There’s been a lot of talk about meltdowns on campus this semester, prompted by a student blogger for the Admissions Office, Lydia A. Krasilnikova ’14, who offered a moving account of dealing with the stress of being an MIT student in a post called “Meltdown.” It sparked a letter to the editor in the Tech by President Reif, who remarked on the outpouring of support the post received.
Recently, the Tech surveyed the student body about stress, and 3,191—about 29% of all students (35% of undergrads)—responded. The result is Under Pressure, a feature containing compelling—and interactive—infographics (you can filter results by a number of variables) as well as a list of supporting multimedia, such as videos, letters to the editor, a talk with the director of mental health at the Institute, profiles of student support groups, playlists for de-stressing, and more. A few of the survey results are highlighted below.
According to the editor’s note to Under Pressure, 52% of students have, at one point, felt like they don’t belong at the Institute. There’s a nice interview with Dean of Admissions Stu Schmill ’86 assuring students their admission to MIT was not a fluke.
The work that went into Under Pressure is impressive as is the MIT community’s support of this important topic. The Tech and the chancellor’s office will cosponsor a forum for students during IAP to discuss issues surrounding pressure and stress at MIT, and the Institute recently launched MIT Together, a portal to support resources for students.
Under Pressure Snapshot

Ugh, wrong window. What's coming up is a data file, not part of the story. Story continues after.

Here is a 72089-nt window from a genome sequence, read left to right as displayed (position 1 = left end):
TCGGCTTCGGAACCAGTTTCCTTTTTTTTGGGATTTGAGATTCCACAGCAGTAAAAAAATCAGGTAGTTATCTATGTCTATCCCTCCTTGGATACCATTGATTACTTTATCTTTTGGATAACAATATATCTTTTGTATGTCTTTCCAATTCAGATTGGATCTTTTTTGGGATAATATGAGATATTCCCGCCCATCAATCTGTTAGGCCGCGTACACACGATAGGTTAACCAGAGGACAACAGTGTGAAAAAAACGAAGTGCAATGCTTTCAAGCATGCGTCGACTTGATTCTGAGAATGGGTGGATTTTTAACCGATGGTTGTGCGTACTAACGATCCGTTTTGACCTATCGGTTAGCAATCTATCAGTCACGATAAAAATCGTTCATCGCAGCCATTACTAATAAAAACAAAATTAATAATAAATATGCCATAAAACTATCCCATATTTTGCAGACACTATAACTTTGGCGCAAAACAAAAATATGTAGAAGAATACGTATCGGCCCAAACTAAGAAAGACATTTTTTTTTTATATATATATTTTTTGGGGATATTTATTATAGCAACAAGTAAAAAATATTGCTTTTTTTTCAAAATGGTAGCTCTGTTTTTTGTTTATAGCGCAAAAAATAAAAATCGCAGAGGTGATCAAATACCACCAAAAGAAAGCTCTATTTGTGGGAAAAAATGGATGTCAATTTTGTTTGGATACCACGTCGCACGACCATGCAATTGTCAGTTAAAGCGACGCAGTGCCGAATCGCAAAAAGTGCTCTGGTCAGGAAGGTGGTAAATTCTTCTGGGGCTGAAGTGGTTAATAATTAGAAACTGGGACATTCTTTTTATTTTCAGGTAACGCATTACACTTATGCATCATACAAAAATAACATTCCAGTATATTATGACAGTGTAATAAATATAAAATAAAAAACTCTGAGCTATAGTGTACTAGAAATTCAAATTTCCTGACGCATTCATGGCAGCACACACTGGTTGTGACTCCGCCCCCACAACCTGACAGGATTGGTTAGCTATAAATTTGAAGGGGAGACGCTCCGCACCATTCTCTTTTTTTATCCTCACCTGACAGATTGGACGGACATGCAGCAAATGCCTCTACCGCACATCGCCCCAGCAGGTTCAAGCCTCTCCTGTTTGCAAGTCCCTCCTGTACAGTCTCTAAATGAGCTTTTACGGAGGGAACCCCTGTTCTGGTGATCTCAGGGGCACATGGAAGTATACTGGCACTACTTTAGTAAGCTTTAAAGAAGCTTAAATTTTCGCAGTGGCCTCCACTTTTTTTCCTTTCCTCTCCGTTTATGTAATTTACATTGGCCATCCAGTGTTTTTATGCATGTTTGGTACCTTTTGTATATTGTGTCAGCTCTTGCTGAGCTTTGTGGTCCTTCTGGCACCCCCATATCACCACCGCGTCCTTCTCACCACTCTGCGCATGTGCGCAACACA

Just a few of the findings are below, but you have to check out the interactive graphics, which break down stress by dorm, year, major, gender, and age; reveal how students split their time among sleep, work, and play as well as when they sleep; and show the single most stressful class by year or major. For freshmen, it’s 8.01 (physics, classical mechanics) and 7.012 (introductory biology). Sound familiar?
- Grad students living in Edgerton House spend the most hours per week doing homework on average: 50.12.
- Among undergrad dorms, McCormick works the hardest with 33.71 hours.
- Residents of Next House spend the least amount of time on average, 23.04 hours.
- The happiest residence is Baker House.
- On average, students have four close friends.
The following are based on a scale of 1 to 7, with 1 being not stressed at all and 7 being extremely stressed.
Courses with the highest levels of stress (5.3 or 5.4 on the scale)
- 4 (architecture)
- 17 (political science)
- 11 (urban studies and planning)
- 22 (nuclear science and engineering)
Courses with the lowest levels of stress (4 on the scale)
- 18 (mathematics)
- 24 (linguistics and philosophy)
- 15 (management)
Some of the most poignant parts of the survey were the comments generated when students were asked to share any stories or thoughts they had about pressure at MIT. Tech editors published some of the 500+ responses:
- “I don’t feel good when I’m over-committed and over-worked, but I don’t feel good about myself if I’m not like that.”
- “I don’t feel like I’m learning anymore. Instead, I feel like I’m living from p-set to p-set.”
- “MIT has done a wonderful job of discouraging competition among peers, but has not done anything about competition with one’s self.”
The editors said that themes emerged among the comments: feelings of insecurity, of not fitting in, and of concern about research, to name a few, but that a sense of optimism was present as well. Says the Tech, “Tying together the dozens of stories about how MIT can be hell was the thread of hope; MIT is a shared experience—we are all in this together….You might have a love-hate relationship with the Institute, but you are not alone.”
Alumni, add your voices. What advice do you have for stressed-out students?